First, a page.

Many of these columns focus on the days I was in school in the ’60s and ’70s. It was a time when we said the Pledge of Allegiance in school, we prayed in school, and when we misbehaved, we felt the wood from a paddle on our behinds.
I mentioned the paddlings in a column a long time ago and someone blistered me pretty good on the comment section for condoning child abuse.
I can remember my daddy taking me to North Canton Elementary and telling the principal Lee Roy Tippens that if I misbehaved to wear me out.
He further told him to call him and let him know and I would get another one when I got home.
This conversation and the knowledge that it would all come to pass went a long way in deterring me from misbehaving.
Before someone feels the need to scold me for writing this, let me say I in no way condone the abuse of any child. As a matter of fact, I worked crimes against children for several years. I have seen abuse first hand. It is ugly in every way. I have locked up the abusers and slept like a baby that night.
But the corporal punishment I received wasn’t abuse. It was a deterrent.
It does make sense to me that we have evolved into a society that is more sensitive to the needs of our children. Improvements have been made in many areas of education and how we handle children when they misbehave.
So I am not judging the way teachers and administrators dealt with students in my day or today. All I am saying is that things have changed.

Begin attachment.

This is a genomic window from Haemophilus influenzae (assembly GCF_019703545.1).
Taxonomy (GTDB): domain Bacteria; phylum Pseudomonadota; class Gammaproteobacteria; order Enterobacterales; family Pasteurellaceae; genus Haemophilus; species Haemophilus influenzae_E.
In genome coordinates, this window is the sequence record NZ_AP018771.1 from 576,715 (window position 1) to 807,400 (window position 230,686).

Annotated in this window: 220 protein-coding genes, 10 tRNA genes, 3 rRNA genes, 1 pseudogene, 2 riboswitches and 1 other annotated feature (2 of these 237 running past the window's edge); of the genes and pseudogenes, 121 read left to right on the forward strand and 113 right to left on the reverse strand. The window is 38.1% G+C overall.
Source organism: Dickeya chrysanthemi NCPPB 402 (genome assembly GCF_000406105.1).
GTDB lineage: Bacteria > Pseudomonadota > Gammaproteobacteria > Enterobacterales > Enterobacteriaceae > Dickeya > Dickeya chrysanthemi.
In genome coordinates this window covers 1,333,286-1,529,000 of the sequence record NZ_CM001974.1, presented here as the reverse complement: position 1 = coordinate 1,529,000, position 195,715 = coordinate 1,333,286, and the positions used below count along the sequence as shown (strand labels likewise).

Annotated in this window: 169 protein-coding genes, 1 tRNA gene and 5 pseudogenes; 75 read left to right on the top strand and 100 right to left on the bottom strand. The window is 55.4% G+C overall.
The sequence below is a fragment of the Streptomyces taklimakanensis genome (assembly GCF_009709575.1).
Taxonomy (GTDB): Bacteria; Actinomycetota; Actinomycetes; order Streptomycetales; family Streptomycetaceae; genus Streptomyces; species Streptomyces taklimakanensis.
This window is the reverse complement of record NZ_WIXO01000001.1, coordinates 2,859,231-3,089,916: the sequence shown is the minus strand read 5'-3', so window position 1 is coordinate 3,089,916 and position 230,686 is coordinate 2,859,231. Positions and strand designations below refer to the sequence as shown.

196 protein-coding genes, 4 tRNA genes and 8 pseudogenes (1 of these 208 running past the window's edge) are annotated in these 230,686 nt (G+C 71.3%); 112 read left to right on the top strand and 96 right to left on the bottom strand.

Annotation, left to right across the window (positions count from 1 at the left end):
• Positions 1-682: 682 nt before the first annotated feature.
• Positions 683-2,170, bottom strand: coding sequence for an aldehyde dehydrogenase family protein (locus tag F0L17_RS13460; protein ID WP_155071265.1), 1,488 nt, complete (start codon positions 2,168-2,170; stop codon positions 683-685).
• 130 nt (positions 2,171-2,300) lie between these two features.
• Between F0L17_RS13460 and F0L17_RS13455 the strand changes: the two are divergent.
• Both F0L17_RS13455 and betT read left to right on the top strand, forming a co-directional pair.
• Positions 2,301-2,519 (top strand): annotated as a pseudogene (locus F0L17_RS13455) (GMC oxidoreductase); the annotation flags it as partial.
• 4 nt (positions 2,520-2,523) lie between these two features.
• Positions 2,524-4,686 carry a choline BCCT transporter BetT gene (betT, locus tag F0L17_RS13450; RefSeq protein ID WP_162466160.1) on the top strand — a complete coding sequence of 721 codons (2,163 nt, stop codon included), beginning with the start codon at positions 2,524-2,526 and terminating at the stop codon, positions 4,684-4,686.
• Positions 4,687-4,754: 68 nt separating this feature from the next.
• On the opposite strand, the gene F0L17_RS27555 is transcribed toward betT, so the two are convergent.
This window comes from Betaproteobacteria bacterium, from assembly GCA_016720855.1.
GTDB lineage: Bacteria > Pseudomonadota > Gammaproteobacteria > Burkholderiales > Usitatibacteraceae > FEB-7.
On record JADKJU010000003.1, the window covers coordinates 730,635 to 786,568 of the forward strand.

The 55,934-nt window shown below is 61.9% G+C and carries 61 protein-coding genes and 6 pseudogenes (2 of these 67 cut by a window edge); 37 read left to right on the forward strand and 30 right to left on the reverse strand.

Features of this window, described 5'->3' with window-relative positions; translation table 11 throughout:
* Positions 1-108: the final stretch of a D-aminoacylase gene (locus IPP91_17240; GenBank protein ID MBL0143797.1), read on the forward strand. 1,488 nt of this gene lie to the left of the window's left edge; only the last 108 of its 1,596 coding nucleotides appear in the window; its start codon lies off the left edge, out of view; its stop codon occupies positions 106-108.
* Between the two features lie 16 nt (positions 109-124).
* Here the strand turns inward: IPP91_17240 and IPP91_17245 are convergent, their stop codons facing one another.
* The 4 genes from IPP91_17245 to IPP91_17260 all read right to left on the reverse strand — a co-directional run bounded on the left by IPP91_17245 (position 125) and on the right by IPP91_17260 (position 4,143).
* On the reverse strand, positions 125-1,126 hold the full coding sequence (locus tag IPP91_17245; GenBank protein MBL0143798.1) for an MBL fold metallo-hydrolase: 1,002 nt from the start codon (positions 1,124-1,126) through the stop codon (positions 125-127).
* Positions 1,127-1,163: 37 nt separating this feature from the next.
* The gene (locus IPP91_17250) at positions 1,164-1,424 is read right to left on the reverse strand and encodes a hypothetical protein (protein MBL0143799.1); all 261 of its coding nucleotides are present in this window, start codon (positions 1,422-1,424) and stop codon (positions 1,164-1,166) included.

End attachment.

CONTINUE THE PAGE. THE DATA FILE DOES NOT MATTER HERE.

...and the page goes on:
When I was a senior in high school, I took Aubrey Yawn’s shop class. I explained to Mr. Yawn that I wasn’t mechanically minded but I wouldn’t cause him any trouble if he would just let me take his class. He was nice enough to let me take his class without a whole lot of participation.
There was a bully in Mr. Yawn’s class who gave him and the students fits. One day, the boy picked on me.
Instead of reporting it like I should have, I handled it myself. My daddy wouldn’t have been too receptive to me coming home and complaining about a bully. He really was old school.
That little stint ended with me in Ronnie Smith’s office. Mr. Smith said rather than suspend me, he would just give me three licks with the paddle for six weeks. Uh, OK. On the fifth week of this torment, witnessed by teachers Ruth Moss and Cathy Dobson, he asked me if I would prefer five licks to get it over with. He said he would give me three right handed and two left handed. Home free, I thought.
Ronnie Smith is just as good, if not better, with his left hand as his right one. As for Mr. Yawn, I think me getting paddled hurt him worse than what I did. Even teachers get tired of bullies.
Ronnie Smith is a friend. Aubrey Yawn is a friend. Mr. Yawn just recently had a heart attack and is recovering. I assure that there are many former students praying for his speedy recovery.
I want to finish by saying bullying can be a real problem in our schools if not dealt with swiftly and harshly. Young victims of bullying have even taken their own life to escape the torture at the hands of these cowards.
So by whatever means necessary, I hope our system deals with this issue with the seriousness it deserves. No student should ever have to go to school with fear of another student.
I don’t condone handling it like I did. But bullies should be reported on every incident. If they aren’t stopped, they will continue to be bullies as adults.
As far as I am concerned, a student who bullies another should be kicked out of the system. You may think that too harsh of a punishment. Don’t tell me.
Try telling that to the parents of a child that committed suicide over continued incidents of bullying.
Chris Collett is a lifelong resident of Cherokee County.